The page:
When consumers protested with Facebook pages like “I hate the noise the Sun Chips bags make,” chip maker Frito-Lay came up with a quieter biodegradable bag instead of simply scrapping the whole idea. That’s not just because SunChipsconsumers wanted a quieter bag. It’s because they didn’t want the bag to be made out of plastic.
A growing industry of so-called bioplastics — plastics made out of plants like corn or sugarcane, or plastics that simply biodegrade — is rising to meet the need of a small but dedicated group of consumers who want green products.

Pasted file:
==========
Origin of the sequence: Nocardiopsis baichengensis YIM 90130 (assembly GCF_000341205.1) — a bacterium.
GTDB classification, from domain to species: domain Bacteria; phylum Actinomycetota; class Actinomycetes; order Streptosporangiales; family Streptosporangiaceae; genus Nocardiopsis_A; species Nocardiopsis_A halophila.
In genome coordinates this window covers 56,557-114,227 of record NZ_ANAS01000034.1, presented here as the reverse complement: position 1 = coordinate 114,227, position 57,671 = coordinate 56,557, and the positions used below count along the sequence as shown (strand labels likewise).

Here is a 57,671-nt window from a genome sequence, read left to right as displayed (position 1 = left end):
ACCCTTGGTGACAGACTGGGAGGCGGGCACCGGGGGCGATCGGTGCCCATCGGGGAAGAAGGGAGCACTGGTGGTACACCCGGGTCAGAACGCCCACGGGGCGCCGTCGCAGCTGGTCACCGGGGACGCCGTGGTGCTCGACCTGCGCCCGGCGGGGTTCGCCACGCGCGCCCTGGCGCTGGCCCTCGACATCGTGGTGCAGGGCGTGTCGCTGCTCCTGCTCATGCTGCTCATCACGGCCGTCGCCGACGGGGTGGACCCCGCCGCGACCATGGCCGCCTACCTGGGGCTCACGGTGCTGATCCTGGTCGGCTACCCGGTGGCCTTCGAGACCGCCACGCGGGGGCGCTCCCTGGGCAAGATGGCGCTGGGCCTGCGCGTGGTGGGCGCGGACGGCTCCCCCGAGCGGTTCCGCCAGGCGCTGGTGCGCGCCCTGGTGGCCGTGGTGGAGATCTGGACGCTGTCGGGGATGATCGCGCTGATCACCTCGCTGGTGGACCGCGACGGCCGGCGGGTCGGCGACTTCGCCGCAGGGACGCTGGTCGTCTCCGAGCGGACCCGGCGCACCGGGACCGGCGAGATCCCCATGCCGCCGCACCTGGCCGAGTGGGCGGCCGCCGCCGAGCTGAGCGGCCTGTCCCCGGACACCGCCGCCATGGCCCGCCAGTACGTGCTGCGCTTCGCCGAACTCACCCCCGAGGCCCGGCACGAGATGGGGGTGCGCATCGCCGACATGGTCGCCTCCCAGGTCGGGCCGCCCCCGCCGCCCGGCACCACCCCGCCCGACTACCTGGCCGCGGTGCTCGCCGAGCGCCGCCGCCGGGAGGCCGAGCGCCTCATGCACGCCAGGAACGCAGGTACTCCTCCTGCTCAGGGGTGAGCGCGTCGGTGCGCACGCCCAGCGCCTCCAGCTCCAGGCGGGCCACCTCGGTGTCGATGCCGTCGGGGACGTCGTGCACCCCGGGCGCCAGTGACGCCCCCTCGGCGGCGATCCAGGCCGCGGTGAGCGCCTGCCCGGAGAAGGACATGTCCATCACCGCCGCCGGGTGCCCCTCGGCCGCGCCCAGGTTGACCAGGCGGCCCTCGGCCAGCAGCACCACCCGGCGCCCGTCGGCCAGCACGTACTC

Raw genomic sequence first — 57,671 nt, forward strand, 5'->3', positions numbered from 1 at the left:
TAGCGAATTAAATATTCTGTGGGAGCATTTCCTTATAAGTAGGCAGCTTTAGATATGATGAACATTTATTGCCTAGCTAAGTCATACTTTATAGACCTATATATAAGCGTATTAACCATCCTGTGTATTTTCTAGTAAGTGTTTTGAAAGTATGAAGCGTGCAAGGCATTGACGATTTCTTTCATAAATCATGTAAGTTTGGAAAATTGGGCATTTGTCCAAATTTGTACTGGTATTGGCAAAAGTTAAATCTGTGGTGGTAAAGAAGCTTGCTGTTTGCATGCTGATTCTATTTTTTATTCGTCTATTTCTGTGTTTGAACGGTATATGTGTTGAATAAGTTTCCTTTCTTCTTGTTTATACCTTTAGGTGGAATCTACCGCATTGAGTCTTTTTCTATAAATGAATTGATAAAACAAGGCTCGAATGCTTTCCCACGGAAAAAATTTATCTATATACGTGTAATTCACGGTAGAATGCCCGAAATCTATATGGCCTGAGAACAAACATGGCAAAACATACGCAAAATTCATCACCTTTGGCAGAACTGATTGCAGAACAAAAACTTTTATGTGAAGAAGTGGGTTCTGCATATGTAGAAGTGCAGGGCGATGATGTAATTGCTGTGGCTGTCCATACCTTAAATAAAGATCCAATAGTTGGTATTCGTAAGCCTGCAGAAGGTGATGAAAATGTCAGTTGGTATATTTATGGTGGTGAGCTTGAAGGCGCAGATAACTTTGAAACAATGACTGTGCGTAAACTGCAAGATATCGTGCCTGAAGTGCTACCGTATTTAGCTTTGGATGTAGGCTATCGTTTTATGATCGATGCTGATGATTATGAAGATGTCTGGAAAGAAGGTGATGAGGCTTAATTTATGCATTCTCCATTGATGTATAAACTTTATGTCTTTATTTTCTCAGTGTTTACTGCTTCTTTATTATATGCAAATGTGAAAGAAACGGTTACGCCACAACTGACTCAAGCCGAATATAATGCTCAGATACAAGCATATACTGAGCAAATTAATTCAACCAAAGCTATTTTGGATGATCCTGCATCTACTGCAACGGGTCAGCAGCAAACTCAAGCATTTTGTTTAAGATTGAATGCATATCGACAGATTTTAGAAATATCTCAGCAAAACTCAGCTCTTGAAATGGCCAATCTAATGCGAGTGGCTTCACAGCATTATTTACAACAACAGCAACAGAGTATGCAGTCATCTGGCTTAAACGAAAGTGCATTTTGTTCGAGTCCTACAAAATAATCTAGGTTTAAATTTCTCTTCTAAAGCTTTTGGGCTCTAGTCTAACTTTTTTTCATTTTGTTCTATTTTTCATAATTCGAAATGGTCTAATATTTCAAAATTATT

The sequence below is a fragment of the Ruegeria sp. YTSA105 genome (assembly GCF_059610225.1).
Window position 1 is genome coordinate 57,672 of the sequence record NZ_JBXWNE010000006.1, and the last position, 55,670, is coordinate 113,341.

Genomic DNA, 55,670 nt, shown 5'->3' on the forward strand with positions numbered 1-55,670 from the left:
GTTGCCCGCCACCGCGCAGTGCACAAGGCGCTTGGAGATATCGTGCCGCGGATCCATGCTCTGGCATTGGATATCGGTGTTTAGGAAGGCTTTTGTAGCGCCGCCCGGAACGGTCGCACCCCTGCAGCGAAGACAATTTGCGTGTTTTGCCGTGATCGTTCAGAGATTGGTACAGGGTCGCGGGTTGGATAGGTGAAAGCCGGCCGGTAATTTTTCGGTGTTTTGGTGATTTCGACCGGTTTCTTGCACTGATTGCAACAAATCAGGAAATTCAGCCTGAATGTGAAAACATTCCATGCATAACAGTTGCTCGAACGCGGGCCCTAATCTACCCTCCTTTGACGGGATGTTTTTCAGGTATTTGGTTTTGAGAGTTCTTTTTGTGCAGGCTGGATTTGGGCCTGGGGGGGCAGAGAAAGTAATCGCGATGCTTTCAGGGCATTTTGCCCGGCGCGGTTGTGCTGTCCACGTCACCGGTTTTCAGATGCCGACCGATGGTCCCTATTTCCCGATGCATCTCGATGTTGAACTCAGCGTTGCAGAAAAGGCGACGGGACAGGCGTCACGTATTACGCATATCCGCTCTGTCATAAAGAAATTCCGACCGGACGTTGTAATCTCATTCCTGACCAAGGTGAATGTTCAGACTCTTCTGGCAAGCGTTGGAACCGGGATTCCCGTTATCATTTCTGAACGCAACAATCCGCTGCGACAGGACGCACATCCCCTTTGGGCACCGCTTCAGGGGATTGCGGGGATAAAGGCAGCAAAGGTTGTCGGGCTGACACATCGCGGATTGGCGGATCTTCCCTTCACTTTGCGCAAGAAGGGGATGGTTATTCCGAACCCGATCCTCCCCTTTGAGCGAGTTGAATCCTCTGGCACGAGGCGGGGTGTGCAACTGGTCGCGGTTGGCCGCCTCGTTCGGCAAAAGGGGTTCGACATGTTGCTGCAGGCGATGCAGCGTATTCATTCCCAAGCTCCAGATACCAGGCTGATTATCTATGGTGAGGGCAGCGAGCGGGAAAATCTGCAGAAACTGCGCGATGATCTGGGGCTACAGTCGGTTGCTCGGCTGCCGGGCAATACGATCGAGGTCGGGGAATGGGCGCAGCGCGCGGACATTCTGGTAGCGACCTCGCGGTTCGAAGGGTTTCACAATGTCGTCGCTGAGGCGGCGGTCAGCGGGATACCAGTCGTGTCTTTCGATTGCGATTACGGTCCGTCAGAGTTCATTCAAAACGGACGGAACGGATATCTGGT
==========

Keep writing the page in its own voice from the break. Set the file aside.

“Really, it has come down to consumer demand, and consumers being willing to pay a little bit of a premium for products that contain bioplastics,” said Kent Furst, author of a report on the bioplastics industry for The Freedonia Group, a research firm.
Also driving demand are consumer products makers who are willing to pay a premium for materials “to have eco-friendliness, to say their package is packed in bioplastics,” Furst says.
Bioplastics are showing up in all kinds of packages. Procter & Gamble uses sugarcane-based high-density polyethylene, HDPE, made by Braskem in some of its Pantene, Covergirl and MaxFactor brands, while Papermate has a line of pens made with Mirel, a bioplastic made by Metabolix .